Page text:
"Ripples of some sizes may have interfered constructively at the critical time, producing peak density variations of this magnitude, while slightly shorter ripples that disappeared a moment later could have frozen. It is the oscillations between high and low density variations that Chen, Loeb and Xianyu theoretically support.

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"These oscillations would also occur if, on the contrary, the universe was experiencing a period of rapid inflation," concludes Wolchover. "In this case, as it grows larger and larger, it would have been able to accommodate quantum ripples of ever greater wavelength. Density variations would have printed on the universe at each scale at the time when ripples of this size could have formed. "

New Harvard CfA discoveries, jointly developed by astronomer lecturer Xiangang Chen, director of the astronomy department Avi Loeb and physics postdoctoral fellow Zhong-Zhi Xianyu, have been accepted for publication in Physical Review Letters as "Editor's Suggestion". one out of six "outstanding" documents.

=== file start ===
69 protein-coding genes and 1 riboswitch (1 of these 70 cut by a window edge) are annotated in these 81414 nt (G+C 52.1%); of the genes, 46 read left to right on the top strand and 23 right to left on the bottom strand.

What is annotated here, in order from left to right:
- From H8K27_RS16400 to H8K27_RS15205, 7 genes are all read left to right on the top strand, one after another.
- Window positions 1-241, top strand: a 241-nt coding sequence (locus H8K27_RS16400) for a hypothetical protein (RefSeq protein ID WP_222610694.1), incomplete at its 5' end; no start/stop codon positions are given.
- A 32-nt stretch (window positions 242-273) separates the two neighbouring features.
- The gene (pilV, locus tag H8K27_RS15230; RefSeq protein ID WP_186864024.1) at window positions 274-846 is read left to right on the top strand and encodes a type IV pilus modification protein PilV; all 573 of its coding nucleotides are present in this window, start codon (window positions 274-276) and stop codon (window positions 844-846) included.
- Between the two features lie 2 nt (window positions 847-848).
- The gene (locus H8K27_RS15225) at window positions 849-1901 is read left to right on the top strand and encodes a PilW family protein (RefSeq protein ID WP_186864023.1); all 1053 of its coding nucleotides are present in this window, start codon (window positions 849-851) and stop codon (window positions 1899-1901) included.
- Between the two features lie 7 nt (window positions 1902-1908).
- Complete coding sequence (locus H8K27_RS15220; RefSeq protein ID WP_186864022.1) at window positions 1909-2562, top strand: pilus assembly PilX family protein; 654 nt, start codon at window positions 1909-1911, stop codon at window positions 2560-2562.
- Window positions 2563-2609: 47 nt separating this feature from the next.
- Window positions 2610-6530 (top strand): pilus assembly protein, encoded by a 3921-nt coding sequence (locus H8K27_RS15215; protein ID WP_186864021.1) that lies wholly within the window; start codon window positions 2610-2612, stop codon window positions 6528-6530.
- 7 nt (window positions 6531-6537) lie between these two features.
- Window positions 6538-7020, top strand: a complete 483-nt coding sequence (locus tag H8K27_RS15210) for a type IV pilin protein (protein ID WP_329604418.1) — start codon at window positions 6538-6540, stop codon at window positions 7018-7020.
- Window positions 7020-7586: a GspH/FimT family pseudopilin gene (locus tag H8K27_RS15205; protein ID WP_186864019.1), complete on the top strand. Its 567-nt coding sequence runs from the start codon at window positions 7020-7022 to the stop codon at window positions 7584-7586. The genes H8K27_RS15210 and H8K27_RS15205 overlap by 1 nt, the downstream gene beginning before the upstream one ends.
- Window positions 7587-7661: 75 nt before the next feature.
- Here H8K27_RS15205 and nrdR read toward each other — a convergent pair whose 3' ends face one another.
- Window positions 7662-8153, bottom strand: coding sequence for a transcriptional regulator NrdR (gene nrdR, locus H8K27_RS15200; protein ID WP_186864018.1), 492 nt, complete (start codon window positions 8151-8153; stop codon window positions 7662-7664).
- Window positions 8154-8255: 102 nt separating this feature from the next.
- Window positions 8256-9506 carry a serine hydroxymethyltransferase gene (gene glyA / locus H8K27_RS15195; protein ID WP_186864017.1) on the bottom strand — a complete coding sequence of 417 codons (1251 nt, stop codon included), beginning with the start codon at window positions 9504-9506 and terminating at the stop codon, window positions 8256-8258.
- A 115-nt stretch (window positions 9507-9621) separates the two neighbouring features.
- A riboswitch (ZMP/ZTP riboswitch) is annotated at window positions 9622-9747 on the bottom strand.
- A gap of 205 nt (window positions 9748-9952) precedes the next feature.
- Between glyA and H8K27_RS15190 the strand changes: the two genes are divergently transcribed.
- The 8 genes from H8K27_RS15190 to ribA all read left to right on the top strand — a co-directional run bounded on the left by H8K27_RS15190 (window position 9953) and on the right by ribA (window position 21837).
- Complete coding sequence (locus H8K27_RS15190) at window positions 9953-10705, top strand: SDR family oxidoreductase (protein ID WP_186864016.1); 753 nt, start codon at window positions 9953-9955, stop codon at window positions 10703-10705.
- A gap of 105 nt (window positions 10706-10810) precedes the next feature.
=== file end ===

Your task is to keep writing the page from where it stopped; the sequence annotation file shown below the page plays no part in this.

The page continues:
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The theory of inflation is more popular among academics because it provides a more "elegant" explanation of the creation of the universe, according to Chen. But Chen and his colleagues argue that more rigorous testing is needed to determine the validity of the theory.

"The scientific theory is not a beauty contest," Chen said. "You can not just say, this theory is elegant, so it must be right. You have to deduce the consequences and draw experiments to test it. "

In order to find a characteristic that can separate inflation from other theories, the team began by identifying the property that defines the different theories – the evolution of the size of the primordial universe.